For me, and perhaps for you other Americans as well, this July 4th has been very different from all the others. I miss being able to travel from “sea to shining shore” to see fireworks, to have BBQ’s that include more family and friends. I miss the president whose mission was to unite us instead of divide us. Tonight before bed, I will watch Hamilton then clothe myself in strength and wake with the determination that America will secure for us a better tomorrow.
There has to be a loophole
for us who still believe
in justice, freedom and our rights
This gap won’t last much longer
for together we’ll encroach
to fill the sinkhole with the hearts
we’ll never let them poach.
Hands united, standing tall
we’ll show a greater strength
than those who are unwilling
to detect our common link.
Photo one credit
Photo two credit
Tomorrow, you have a choice. The far-right has scheduled another rally. Some may be your citizens, some may come from other places.
Some of you will oppose the rally.
Yes, the far-right has a right to speak. Perhaps, if you are like me, you will continue to “fight” for justice and equality for all people. But please “fight” with words.
Regardless of your “side”, I know how tense passions are – how they can escalate to the rise in blood pressure, to teeth grinding, to clenched fists. But please, put down your shields, your torches, your tear gas. In fact, don’t bring them at all.
And to my NON Alt-right friends: As difficult as it may be, perhaps you can stand back and listen. Then, maybe we will discover why the alt-right is so afraid of differences and what led them to that fear.
After Isaac puts the Pontiac in neutral and maneuvers it out on the driveway, he asks me to hand him a screwdriver. He tightens some do-ma-hickey then replaces the battery with the one he picked up at the local auto part’s store.
“You sure know a lot about a lot of things, Isaac Ford,” I tell him. “And don’t dare say anything stupid like, ‘so you think I’m smarter than the average colored boy.’”
“I read a lot. And my mama teaches at my school. The Academy for Black Youth in case you’re wondering.”
“We don’t have any Negros in my school. Not because they can’t come but because most of them live across town.”
“Separate but Equal,” he says, shaking his head.
I think of my summer reading assignment — A Separate Peace.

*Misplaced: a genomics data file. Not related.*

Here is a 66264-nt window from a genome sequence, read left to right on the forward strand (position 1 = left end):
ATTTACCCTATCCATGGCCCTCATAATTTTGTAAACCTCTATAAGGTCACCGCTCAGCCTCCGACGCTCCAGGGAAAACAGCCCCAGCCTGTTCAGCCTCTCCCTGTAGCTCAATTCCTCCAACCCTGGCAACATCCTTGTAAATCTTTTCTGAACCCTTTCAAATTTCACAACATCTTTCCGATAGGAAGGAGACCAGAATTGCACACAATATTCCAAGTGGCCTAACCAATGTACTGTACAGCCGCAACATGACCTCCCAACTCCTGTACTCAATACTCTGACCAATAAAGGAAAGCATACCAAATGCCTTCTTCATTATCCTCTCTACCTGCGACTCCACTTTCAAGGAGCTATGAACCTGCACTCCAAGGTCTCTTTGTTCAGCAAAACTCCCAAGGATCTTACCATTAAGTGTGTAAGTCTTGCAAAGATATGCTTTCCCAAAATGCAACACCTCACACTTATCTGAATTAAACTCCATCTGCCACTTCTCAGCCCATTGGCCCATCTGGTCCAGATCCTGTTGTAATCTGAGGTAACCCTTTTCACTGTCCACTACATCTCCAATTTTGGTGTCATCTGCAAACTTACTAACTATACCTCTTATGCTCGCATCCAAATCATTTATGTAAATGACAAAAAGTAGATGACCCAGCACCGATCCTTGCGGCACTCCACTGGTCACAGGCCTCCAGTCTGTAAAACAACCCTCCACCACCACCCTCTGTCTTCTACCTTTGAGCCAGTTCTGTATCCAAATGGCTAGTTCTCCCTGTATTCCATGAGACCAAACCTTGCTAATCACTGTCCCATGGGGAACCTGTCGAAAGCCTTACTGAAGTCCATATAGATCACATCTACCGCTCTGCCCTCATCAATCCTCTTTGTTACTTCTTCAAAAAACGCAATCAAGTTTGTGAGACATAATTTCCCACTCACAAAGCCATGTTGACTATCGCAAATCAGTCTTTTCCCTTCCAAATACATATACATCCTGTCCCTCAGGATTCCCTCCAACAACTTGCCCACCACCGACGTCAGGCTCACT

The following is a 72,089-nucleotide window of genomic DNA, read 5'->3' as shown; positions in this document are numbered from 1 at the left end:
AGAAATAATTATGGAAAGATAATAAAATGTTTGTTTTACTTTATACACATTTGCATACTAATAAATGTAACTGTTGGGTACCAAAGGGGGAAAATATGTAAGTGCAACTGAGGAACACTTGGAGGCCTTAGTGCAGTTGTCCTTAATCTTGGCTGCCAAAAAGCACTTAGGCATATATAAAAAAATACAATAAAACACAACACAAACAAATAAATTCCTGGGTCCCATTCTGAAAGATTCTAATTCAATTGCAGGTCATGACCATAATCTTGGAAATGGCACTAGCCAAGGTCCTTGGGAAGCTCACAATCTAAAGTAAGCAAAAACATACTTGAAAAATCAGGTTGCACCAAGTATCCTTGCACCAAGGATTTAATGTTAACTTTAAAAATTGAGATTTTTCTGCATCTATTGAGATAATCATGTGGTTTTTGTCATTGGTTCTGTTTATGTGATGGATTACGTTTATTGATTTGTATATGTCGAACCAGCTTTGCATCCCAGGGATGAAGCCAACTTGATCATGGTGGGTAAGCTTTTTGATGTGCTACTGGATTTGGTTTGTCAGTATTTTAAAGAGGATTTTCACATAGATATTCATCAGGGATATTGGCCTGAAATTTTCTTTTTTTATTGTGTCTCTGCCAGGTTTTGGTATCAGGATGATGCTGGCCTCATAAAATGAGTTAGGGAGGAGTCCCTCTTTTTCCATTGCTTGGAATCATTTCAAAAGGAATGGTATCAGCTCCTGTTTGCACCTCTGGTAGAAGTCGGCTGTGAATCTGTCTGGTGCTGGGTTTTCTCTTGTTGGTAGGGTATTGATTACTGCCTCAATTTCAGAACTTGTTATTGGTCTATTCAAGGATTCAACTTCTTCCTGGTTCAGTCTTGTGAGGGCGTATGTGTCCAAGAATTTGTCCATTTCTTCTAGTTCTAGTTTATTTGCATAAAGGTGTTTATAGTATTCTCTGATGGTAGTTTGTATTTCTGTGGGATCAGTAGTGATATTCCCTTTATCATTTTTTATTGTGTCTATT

“Thing is, Chicken Coop. I want to make something of myself. But for the life of me, I can’t figure out how. I can’t play music, I don’t want to be a preacher—”
“Then do something else. Be a mechanic. Be a teacher. Be whatever you want.”
“Okay. I’ll be a surgeon. After they let me in a university because of my a-Maze-ing chemistry and biology grades, I graduate. Then, I look for a job that will hire a colored surgeon. And, if I’m lucky enough to land that job, white folks will say, ‘I don’t want some colored boy operating on me.’ Then, I’m back where I started. Without a job.”
“You’re so cynical, Isaac.”
“Cynical?” He points a finger at my chest. “You know nothing. Nothing! What do I have to be cheery-faced about? Huh? That I can fix a goddam car? Tell Olvie it’s ready. She can drive it in the garage her own damn self. I’m going home.”
From my WIP about forging friendships during the Civil Rights Movement (1963)
“Justice will not be served until those who are unaffected are as outraged as those who are.”
– Benjamin Franklin
Unfortunately, due to traveling, I was unable to be part of this glory. I am so proud of my city’s turnout, including my daughter and granddaughter. Over 50,000 showed up and made their voices heard.It makes my heart swell! A Successful march, indeed!
I am also proud of the one million-plus who showed their support from around the world. Thank you!
And, no, Mr. Trump, I have no need, nor a desire to purchase your coin. Please stop sending me your emails. I’d rather have LOVE instead.